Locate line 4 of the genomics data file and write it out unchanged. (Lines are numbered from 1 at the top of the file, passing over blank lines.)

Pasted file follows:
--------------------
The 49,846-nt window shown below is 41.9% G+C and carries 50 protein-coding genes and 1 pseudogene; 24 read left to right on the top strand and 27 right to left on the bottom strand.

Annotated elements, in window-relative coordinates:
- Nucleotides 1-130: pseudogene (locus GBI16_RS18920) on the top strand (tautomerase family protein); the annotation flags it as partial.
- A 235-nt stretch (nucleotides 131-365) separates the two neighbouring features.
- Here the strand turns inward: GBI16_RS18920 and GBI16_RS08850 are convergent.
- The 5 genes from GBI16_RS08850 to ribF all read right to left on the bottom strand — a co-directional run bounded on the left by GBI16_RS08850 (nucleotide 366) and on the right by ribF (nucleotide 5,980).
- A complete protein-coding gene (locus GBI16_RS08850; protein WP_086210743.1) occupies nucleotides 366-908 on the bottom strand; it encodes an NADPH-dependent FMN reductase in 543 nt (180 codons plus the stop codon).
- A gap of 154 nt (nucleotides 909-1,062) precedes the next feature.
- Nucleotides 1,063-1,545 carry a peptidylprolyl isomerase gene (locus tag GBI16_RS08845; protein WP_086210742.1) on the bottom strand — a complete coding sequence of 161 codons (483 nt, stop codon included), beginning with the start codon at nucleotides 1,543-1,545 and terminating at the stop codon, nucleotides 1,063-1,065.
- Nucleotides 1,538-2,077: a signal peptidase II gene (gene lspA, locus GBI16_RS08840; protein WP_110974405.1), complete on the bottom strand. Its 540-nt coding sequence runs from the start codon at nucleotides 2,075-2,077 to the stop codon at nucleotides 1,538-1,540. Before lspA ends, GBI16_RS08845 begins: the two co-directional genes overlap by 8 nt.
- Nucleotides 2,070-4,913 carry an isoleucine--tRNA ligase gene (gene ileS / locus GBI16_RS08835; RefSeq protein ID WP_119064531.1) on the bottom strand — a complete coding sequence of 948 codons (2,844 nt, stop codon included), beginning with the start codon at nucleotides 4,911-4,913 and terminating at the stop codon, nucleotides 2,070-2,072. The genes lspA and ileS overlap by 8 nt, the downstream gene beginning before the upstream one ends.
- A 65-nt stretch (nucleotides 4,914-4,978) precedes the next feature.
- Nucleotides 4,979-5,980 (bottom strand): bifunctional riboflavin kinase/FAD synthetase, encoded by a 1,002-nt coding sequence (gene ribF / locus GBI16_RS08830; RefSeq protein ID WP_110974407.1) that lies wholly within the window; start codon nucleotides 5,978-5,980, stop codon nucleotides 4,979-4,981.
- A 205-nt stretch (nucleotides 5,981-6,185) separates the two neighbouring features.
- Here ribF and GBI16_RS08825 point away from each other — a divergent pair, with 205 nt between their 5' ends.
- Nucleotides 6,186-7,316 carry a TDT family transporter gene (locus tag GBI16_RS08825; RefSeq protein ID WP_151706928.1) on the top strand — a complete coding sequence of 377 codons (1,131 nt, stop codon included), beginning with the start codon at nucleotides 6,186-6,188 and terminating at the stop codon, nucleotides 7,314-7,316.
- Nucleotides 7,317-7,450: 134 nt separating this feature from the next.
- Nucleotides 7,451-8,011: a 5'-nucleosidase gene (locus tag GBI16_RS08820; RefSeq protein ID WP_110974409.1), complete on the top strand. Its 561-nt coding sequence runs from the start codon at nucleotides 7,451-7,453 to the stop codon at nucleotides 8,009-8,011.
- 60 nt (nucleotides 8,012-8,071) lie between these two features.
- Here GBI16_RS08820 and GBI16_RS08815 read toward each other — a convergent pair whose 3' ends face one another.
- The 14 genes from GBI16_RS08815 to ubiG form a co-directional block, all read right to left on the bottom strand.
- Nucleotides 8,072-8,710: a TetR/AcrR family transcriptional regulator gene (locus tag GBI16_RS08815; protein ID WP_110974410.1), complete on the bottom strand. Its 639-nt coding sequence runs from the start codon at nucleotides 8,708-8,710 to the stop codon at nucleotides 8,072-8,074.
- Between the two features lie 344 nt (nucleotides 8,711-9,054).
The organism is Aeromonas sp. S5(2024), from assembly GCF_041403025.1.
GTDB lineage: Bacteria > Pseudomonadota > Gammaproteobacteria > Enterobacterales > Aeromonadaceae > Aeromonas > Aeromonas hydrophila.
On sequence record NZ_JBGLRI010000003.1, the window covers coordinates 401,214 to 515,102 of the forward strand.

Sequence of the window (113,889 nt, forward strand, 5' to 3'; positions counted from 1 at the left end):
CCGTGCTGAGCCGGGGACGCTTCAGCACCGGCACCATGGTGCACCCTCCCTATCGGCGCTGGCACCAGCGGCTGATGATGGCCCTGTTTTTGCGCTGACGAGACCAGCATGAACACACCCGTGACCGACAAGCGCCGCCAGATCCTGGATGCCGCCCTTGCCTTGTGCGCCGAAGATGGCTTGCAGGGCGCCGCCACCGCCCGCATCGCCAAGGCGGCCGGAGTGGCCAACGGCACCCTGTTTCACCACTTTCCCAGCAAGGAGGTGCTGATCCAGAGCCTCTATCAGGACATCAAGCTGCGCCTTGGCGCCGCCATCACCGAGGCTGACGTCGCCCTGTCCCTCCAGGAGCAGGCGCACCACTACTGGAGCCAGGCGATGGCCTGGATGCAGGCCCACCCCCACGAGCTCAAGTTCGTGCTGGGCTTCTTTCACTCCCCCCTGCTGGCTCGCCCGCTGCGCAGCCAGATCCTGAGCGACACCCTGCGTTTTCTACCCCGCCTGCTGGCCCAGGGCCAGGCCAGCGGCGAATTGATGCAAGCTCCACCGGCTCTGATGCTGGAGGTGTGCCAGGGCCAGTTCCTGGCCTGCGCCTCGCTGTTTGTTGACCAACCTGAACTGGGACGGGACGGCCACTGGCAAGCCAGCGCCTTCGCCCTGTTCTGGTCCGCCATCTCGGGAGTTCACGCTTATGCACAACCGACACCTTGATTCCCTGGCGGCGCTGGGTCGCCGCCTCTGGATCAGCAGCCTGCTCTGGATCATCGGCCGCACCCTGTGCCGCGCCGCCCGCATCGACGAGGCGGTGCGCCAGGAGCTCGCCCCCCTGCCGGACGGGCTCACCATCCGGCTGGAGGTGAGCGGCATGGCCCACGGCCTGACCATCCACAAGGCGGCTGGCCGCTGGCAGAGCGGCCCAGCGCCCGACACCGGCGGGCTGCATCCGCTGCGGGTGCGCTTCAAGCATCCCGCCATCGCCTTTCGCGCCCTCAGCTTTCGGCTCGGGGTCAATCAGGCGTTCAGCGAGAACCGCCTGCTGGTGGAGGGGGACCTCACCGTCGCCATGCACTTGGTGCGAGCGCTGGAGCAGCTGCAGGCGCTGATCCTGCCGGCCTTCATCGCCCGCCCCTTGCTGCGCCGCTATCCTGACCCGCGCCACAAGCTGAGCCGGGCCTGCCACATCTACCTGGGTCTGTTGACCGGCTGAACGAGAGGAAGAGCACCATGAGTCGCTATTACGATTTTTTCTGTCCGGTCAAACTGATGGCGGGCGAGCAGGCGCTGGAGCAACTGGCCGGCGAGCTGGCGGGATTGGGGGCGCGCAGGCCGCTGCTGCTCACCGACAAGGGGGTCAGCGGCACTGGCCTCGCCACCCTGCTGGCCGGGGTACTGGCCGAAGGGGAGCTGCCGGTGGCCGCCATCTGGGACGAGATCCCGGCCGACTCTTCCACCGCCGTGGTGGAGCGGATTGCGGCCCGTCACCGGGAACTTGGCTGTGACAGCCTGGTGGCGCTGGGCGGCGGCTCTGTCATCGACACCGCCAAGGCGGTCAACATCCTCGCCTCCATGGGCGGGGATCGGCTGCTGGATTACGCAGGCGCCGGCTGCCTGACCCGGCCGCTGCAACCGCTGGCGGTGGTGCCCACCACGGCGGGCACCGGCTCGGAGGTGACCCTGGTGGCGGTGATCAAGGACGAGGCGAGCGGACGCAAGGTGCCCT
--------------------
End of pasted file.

- A 235-nt stretch (nucleotides 131-365) separates the two neighbouring features.